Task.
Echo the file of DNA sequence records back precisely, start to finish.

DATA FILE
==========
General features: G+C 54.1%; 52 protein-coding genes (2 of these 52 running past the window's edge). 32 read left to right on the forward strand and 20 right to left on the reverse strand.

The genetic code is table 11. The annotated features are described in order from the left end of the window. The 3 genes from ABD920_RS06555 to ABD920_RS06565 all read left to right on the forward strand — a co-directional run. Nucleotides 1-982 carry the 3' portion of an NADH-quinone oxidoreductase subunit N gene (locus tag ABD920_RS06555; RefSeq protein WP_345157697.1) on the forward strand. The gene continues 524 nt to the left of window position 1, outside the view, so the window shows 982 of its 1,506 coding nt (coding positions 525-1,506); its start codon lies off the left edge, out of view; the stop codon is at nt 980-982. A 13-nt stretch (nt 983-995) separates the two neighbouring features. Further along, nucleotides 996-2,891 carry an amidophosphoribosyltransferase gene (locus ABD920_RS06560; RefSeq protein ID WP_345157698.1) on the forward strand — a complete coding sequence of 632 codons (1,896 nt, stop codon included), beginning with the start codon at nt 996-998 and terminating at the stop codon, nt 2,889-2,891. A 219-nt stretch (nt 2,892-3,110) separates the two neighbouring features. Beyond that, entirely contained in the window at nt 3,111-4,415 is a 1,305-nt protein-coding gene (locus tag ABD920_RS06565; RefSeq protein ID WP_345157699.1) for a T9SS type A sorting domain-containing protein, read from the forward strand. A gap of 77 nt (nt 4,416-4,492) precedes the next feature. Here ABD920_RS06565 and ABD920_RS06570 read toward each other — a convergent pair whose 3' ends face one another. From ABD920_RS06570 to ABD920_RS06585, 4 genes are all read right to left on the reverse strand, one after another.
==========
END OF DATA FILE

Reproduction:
General features: G+C 54.1%; 52 protein-coding genes (2 of these 52 running past the window's edge). 32 read left to right on the forward strand and 20 right to left on the reverse strand.

The genetic code is table 11. The annotated features are described in order from the left end of the window. The 3 genes from ABD920_RS06555 to ABD920_RS06565 all read left to right on the forward strand — a co-directional run. Nucleotides 1-982 carry the 3' portion of an NADH-quinone oxidoreductase subunit N gene (locus tag ABD920_RS06555; RefSeq protein WP_345157697.1) on the forward strand. The gene continues 524 nt to the left of window position 1, outside the view, so the window shows 982 of its 1,506 coding nt (coding positions 525-1,506); its start codon lies off the left edge, out of view; the stop codon is at nt 980-982. A 13-nt stretch (nt 983-995) separates the two neighbouring features. Further along, nucleotides 996-2,891 carry an amidophosphoribosyltransferase gene (locus ABD920_RS06560; RefSeq protein ID WP_345157698.1) on the forward strand — a complete coding sequence of 632 codons (1,896 nt, stop codon included), beginning with the start codon at nt 996-998 and terminating at the stop codon, nt 2,889-2,891. A 219-nt stretch (nt 2,892-3,110) separates the two neighbouring features. Beyond that, entirely contained in the window at nt 3,111-4,415 is a 1,305-nt protein-coding gene (locus tag ABD920_RS06565; RefSeq protein ID WP_345157699.1) for a T9SS type A sorting domain-containing protein, read from the forward strand. A gap of 77 nt (nt 4,416-4,492) precedes the next feature. Here ABD920_RS06565 and ABD920_RS06570 read toward each other — a convergent pair whose 3' ends face one another. From ABD920_RS06570 to ABD920_RS06585, 4 genes are all read right to left on the reverse strand, one after another.